A New York district court judge granted the Securities and Exchange Commission's request to file a motion for leave to file an interlocutory appeal in an ongoing dispute with Ripple Labs, according to a document filed in court on Thursday.
The SEC can file its motion by Aug. 18, said Judge Analisa Torres, and Ripple has until Sept. 1 to file their opposition papers, according to the filing. The SEC said last week that it planned to request an interlocutory appeal.
Ripple argued yesterday that it opposed the SEC’s move and said that there is “no extraordinary circumstance here that would justify departing from the rule requiring all issues as to all parties to be resolved before an appeal.”
The SEC would still need permission from the Second Circuit, which would then look into the interlocutory appeal.
Ripple's fight with the SEC
Ripple has been embroiled in a legal fight with the SEC since 2020, when the agency accused Ripple of raising $1.3 billion in 2020 through the sale of XRP, which it says is an unregistered security.
Torres ruled last month that some of Ripple’s sales, called programmatic, of XRP did not violate securities laws because of a blind bid process in place for them. She also ruled that other direct sales of the token to institutional investors were securities, leaving a partial win for the SEC.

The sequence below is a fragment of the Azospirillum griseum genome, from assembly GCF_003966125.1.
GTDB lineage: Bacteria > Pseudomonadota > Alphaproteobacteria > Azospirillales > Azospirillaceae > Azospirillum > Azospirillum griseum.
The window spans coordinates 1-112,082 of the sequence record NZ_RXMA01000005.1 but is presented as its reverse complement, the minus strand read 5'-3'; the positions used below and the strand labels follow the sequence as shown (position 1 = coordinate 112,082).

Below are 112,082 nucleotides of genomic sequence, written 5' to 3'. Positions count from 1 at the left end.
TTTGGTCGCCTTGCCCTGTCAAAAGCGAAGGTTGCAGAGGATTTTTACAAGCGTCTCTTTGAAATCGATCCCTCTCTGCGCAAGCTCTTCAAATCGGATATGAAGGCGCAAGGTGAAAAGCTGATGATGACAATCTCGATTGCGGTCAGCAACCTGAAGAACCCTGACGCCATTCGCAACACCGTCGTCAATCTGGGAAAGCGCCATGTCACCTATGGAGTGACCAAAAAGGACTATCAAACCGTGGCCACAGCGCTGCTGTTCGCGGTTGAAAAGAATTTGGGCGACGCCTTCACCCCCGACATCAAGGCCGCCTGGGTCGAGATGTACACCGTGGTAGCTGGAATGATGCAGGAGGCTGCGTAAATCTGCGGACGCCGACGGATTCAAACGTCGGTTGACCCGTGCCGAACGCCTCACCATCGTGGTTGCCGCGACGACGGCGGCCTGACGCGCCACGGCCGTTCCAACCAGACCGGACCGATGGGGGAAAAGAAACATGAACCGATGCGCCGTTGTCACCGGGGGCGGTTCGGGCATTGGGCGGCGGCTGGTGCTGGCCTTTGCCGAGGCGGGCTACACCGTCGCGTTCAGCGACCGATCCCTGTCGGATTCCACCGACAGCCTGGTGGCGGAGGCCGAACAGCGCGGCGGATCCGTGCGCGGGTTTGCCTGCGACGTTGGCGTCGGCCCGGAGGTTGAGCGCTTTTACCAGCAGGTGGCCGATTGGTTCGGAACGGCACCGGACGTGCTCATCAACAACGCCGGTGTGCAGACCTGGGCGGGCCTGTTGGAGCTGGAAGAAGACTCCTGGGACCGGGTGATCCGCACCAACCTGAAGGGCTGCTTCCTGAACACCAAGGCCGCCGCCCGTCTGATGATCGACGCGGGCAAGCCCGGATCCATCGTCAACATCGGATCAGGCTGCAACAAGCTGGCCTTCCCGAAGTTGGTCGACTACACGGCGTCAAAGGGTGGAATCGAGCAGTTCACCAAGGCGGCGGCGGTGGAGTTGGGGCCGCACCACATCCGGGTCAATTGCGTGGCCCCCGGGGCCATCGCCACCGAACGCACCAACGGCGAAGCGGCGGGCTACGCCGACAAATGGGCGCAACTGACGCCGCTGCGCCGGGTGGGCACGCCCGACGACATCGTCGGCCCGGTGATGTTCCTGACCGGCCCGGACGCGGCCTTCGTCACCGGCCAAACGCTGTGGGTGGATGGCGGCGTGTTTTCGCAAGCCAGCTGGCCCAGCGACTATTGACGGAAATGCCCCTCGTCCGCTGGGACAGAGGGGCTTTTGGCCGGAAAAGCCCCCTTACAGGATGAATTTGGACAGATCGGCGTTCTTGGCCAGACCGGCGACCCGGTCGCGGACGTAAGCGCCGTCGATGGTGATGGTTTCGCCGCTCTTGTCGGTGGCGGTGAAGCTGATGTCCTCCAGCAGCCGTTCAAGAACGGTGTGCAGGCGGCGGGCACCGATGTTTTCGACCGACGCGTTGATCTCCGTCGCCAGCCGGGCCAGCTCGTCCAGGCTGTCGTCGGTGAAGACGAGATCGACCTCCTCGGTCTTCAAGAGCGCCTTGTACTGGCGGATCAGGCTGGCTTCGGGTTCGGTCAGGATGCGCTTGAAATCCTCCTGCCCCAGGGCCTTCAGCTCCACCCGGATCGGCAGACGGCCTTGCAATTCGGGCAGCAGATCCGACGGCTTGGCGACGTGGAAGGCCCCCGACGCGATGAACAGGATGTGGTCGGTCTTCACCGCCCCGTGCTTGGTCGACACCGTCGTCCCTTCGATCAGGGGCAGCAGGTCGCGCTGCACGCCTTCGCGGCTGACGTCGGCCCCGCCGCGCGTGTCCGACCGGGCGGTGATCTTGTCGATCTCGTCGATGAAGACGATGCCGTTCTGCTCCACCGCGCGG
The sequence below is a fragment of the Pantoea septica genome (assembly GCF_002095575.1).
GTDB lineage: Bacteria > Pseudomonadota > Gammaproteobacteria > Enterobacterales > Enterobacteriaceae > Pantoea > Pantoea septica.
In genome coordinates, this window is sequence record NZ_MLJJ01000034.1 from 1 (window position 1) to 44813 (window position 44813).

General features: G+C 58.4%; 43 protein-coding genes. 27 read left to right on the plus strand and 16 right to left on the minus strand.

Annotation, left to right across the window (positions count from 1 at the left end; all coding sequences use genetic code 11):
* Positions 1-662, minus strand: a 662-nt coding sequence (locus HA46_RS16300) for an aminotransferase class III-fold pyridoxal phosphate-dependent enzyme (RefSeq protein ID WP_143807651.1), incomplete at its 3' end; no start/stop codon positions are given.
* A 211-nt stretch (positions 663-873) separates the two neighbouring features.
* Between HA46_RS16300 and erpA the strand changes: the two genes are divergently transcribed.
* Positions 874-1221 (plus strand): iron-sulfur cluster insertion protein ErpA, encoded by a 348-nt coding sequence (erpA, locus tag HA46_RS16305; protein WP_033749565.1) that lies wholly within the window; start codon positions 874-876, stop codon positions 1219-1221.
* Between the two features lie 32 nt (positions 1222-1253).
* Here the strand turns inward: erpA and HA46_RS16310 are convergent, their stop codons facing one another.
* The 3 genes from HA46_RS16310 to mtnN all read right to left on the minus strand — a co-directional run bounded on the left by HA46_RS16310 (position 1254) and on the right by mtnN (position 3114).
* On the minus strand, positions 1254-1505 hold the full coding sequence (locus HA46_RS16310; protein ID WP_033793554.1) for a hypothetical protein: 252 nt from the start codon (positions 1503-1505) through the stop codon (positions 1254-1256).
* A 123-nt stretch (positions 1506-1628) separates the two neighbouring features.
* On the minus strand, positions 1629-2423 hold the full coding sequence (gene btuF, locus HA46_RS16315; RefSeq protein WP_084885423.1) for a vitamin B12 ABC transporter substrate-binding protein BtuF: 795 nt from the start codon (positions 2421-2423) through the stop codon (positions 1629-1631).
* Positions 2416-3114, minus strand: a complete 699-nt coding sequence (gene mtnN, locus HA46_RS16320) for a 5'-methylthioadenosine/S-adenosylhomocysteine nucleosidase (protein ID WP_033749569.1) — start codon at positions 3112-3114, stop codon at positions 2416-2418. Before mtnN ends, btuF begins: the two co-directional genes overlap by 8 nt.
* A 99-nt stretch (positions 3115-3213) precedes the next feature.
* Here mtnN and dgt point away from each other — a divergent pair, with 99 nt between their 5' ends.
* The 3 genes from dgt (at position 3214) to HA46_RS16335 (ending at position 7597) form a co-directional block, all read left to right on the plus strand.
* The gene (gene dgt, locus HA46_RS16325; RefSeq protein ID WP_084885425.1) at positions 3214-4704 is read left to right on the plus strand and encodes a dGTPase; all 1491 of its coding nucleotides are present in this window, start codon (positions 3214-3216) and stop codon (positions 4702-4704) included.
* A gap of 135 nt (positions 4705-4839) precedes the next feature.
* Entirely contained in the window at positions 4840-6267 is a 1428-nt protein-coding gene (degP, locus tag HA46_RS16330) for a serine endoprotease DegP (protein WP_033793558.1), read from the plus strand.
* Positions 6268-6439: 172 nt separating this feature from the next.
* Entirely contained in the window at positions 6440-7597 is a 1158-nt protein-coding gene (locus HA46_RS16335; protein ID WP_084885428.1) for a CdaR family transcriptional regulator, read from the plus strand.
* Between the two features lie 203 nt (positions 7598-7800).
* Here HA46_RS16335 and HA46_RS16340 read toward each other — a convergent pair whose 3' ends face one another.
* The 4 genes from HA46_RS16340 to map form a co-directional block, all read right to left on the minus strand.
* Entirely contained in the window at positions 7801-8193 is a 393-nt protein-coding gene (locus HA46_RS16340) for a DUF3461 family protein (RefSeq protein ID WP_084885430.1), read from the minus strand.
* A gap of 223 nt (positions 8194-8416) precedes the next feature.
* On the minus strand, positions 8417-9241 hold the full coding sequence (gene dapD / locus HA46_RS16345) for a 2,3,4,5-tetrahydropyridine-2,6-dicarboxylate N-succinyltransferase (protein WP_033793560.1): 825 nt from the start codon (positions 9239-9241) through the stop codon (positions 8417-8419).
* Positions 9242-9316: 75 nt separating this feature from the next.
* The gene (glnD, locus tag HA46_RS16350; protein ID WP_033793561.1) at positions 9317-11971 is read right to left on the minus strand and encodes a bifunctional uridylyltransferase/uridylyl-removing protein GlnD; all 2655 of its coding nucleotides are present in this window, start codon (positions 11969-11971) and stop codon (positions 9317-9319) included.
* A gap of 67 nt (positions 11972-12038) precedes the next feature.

The SEC is looking to specifically appeal the part of the decision about the programmatic sales as well as “other distributions” that included offers and sales of XRP in exchange for goods and services.
Disagreement in the courts
One judge disagreed with Torres in a separate case brought by the SEC against Terraform Labs. Terraform had argued that Torres’ decision in the Ripple case invalidated the case.
"It may also be mentioned that the Court declines to draw a distinction between these coins based on their manner of sale, such that coins sold directly to institutional investors are considered securities and those sold through secondary market transactions to retail investors are not. In doing so, the Court rejects the approach recently adopted by another judge of this District in a similar case," said Judge Jed Rakoff of the U.S. District Court for the Southern District of New York.
(Updated to include details throughout.)
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